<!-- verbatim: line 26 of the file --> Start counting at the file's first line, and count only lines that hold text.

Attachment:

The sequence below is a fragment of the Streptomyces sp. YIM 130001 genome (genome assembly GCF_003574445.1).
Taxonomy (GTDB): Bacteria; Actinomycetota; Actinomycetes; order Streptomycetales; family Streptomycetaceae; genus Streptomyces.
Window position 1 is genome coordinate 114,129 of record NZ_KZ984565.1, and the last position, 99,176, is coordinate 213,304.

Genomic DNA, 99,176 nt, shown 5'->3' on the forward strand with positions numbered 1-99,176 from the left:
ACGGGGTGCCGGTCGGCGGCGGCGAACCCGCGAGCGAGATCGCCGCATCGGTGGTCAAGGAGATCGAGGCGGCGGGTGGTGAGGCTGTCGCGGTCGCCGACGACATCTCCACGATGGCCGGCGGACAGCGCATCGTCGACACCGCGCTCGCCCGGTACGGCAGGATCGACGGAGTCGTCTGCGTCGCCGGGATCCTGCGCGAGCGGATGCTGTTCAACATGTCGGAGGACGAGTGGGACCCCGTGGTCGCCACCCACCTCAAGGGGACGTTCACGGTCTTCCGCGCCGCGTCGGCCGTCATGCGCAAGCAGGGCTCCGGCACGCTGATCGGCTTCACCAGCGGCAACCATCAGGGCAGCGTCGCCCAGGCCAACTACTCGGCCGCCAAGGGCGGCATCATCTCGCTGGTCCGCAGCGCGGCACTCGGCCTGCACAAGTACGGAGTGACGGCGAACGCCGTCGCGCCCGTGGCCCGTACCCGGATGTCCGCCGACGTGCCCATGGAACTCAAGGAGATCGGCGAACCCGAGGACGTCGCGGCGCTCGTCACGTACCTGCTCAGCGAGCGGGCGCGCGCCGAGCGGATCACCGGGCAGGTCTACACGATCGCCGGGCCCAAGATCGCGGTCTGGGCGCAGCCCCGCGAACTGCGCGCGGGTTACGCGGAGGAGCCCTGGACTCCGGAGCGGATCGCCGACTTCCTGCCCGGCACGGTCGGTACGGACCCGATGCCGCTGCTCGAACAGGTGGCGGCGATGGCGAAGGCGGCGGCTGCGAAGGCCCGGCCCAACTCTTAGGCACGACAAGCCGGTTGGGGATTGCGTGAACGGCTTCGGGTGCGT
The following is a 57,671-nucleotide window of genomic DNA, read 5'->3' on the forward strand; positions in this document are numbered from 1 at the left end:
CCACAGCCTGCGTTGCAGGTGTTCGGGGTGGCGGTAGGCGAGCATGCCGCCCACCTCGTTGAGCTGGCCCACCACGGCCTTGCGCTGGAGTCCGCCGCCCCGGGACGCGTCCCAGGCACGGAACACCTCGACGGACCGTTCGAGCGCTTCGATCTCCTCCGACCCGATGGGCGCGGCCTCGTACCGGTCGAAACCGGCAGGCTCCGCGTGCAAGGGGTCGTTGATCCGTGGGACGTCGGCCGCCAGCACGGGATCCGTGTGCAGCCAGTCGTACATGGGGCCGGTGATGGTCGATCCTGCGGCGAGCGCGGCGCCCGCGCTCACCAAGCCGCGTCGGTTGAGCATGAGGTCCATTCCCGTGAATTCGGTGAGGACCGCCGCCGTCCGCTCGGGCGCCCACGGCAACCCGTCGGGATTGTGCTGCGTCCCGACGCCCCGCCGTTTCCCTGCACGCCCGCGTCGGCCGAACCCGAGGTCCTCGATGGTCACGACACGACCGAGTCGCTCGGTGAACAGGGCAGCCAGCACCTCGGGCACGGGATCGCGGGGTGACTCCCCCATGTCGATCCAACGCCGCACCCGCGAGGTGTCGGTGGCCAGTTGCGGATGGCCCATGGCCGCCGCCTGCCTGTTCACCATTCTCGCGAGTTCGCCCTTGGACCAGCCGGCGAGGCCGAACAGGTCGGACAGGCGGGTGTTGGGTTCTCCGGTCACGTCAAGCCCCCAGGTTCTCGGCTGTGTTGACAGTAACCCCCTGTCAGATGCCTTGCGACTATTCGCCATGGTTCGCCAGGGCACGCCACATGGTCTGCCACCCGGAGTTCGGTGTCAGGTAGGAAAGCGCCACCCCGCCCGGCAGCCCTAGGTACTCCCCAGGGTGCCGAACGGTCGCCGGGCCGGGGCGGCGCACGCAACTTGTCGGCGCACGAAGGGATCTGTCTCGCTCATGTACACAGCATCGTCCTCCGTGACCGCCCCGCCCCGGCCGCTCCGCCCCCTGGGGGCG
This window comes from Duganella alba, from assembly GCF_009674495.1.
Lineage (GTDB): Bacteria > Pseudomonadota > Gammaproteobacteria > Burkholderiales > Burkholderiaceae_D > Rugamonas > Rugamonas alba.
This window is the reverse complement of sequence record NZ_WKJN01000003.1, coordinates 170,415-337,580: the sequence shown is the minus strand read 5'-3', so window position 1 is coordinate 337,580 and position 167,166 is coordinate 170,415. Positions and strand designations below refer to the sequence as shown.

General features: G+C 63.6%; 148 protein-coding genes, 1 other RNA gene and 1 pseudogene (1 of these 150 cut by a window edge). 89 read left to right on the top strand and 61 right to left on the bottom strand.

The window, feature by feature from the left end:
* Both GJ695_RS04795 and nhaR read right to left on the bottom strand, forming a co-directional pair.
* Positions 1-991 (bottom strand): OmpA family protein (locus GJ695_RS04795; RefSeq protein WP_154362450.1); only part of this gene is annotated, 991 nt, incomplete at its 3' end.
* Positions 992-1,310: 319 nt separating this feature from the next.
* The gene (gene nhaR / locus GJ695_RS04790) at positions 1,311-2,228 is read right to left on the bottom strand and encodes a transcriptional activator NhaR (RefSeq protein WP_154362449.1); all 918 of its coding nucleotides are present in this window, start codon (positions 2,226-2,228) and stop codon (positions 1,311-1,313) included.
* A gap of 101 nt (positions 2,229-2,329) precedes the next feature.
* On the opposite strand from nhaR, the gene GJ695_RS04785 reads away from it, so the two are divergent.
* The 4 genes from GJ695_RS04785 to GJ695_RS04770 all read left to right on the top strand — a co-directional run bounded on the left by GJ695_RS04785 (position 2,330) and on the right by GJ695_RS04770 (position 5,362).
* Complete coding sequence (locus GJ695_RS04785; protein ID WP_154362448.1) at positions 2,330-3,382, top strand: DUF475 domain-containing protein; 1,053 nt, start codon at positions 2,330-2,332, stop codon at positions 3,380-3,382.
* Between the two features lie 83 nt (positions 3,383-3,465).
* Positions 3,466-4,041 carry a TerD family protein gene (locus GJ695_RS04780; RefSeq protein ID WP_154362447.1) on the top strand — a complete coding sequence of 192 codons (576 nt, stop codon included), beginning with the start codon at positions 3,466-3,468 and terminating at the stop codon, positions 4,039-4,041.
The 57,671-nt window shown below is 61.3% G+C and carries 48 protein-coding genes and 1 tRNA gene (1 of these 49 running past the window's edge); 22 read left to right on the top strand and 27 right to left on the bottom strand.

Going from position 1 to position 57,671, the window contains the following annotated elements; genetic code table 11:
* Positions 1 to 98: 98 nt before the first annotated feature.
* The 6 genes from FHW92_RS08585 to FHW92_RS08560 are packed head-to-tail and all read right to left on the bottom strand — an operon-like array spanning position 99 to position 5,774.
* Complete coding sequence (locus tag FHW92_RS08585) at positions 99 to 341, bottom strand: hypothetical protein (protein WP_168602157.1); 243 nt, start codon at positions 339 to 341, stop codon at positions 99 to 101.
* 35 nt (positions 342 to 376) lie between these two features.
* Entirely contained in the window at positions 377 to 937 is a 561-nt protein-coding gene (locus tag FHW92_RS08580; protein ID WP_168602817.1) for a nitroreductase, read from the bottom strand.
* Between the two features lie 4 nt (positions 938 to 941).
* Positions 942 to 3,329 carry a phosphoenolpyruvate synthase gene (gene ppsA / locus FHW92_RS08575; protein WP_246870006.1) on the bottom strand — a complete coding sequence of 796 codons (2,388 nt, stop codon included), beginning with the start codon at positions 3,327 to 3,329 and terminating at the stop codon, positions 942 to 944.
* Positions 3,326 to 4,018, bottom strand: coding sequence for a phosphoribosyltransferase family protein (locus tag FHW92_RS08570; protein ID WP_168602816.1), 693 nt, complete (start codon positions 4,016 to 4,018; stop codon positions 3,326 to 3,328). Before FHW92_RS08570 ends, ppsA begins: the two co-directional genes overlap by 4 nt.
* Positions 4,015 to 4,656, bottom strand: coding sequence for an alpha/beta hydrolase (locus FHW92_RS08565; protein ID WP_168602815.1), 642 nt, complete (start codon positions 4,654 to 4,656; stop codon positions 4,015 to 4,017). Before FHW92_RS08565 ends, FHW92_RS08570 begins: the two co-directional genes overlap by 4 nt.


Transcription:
* The 6 genes from FHW92_RS08585 to FHW92_RS08560 are packed head-to-tail and all read right to left on the bottom strand — an operon-like array spanning position 99 to position 5,774.